Salmon fishing

on the edge of the world...

Fish Stocks

 

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An evening cast on the Grimersta First Stream....

 

A typical Grimersta summer Grilse....

 

Upstream from the Battery Pool....

 

Grimersta Loch Faoghail Chiorabhal with the Harris hills to the south....

Isle of Lewis
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Fish Stocks

 

Grimersta grilse

Grimersta is best known as a Grilse fishery although there is a run of spring and summer salmon. Fish in the 15 - 20lb region are taken regularly and in September 2010 a fish estimated at least 32 lbs was caught (and released) in the Kelt Pool, this is believed to be a rod caught record for the Grimersta. Brown trout (Salmo trutta) are found throughout the system and in the many smaller adjoining lochs. Artic char (Salvelinus articus) are also present, most notably in Loch Langavat.

alevinIn common with much of the west coast, stocks of Salmon (Salmo salar) and Sea trout (Salmo trutta L.) suffered a decline with the Grimersta rod catch reaching a low point during the late 1990's. Since then, there has been a steady and encouraging recovery with catch returns for the last two seasons being 518 and 474 salmon / grilse. The last three years have also seen an enouraging improvement in Sea trout numbers with catch returns of 389 and 283 Sea trout in Seasons 2011 and 2012.

Nevertheless, there is much work to be done and the conservation policy at Grimersta is aimed at restoring, sustaining and improving the run of fish.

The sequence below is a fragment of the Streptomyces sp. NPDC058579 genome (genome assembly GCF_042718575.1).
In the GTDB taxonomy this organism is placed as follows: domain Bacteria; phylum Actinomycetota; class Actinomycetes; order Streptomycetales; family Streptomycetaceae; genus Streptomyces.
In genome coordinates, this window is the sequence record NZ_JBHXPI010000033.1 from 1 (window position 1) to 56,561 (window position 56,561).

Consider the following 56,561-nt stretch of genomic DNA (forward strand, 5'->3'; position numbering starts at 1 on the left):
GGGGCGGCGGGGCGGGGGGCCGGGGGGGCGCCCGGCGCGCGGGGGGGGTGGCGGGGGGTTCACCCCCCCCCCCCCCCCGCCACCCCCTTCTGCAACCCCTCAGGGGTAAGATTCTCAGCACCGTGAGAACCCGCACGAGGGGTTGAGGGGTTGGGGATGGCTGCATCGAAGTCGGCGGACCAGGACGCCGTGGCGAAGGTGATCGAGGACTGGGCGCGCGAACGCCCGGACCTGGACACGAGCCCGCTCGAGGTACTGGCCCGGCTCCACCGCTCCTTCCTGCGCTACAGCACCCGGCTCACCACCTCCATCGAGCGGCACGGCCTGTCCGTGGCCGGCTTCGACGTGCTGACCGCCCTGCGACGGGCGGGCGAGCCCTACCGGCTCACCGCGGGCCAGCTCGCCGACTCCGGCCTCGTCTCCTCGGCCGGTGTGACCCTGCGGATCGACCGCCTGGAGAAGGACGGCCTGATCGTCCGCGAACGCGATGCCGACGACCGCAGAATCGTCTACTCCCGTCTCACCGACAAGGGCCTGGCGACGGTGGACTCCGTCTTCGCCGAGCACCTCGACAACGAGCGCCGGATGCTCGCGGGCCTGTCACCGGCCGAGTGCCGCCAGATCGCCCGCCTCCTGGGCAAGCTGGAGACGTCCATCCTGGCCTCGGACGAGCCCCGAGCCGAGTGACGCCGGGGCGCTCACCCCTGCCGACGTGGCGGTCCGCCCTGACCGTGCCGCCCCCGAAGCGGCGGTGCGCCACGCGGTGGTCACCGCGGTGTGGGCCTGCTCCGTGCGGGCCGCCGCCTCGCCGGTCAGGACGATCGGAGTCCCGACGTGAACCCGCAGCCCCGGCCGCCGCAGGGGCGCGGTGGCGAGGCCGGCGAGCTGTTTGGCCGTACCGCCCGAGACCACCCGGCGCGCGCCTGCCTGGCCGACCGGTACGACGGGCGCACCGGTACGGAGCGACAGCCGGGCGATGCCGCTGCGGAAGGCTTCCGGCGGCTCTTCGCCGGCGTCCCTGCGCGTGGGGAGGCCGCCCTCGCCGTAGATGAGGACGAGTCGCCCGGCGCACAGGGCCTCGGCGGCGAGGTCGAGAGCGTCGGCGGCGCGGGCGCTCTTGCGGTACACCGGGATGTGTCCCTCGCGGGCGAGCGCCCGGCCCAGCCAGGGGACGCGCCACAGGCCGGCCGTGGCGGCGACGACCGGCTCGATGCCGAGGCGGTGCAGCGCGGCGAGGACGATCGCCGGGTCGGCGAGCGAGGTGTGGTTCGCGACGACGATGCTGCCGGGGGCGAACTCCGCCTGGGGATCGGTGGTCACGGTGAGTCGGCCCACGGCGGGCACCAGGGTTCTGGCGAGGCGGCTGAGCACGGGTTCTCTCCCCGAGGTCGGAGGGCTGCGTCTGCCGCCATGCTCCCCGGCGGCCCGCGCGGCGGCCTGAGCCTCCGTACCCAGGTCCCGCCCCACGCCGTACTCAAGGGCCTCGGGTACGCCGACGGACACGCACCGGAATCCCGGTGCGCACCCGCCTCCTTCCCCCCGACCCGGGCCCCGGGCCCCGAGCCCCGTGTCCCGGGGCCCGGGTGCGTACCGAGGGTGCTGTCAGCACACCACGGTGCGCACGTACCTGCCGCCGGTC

Fishing Returns and Catch Statistics

Latest and historical fishing returns information is available on the Grimersta page on Fish Hebrides.


Catch and Release

The Special Area of Conservation Management Plan has encouraged the various fisheries and angling clubs with an interest in the Langavat catchment to develop a voluntary agreement to ensure best management practice with the aim of reducing the exploitation of fish stocks.

This includes guidelines for catch and release. At Grimersta we encourage an informed but voluntary approach to catch and release with 85% of salmon and grilse and 100% of Sea trout being released over the last five years.

 

Gyrodactylus salaris

Gyrodactylus salaris is an extremely dangerous parasite responsible for the destruction of salmon stocks in over 20 rivers in Norway. Gyrodactylus is present in Russia, Finland, Sweden, Germany, France, Spain and Portugal.

It is vital that we take the appropriate bio security precautions to ensure that Gyrodactylus does not enter our rivers — it is Grimersta policy that no one may fish until a Gyrodactylus declaration has been completed. This declaration is available here as a PDF file please read and sign it, and return it to the Estate Office prior to your arrival.

 

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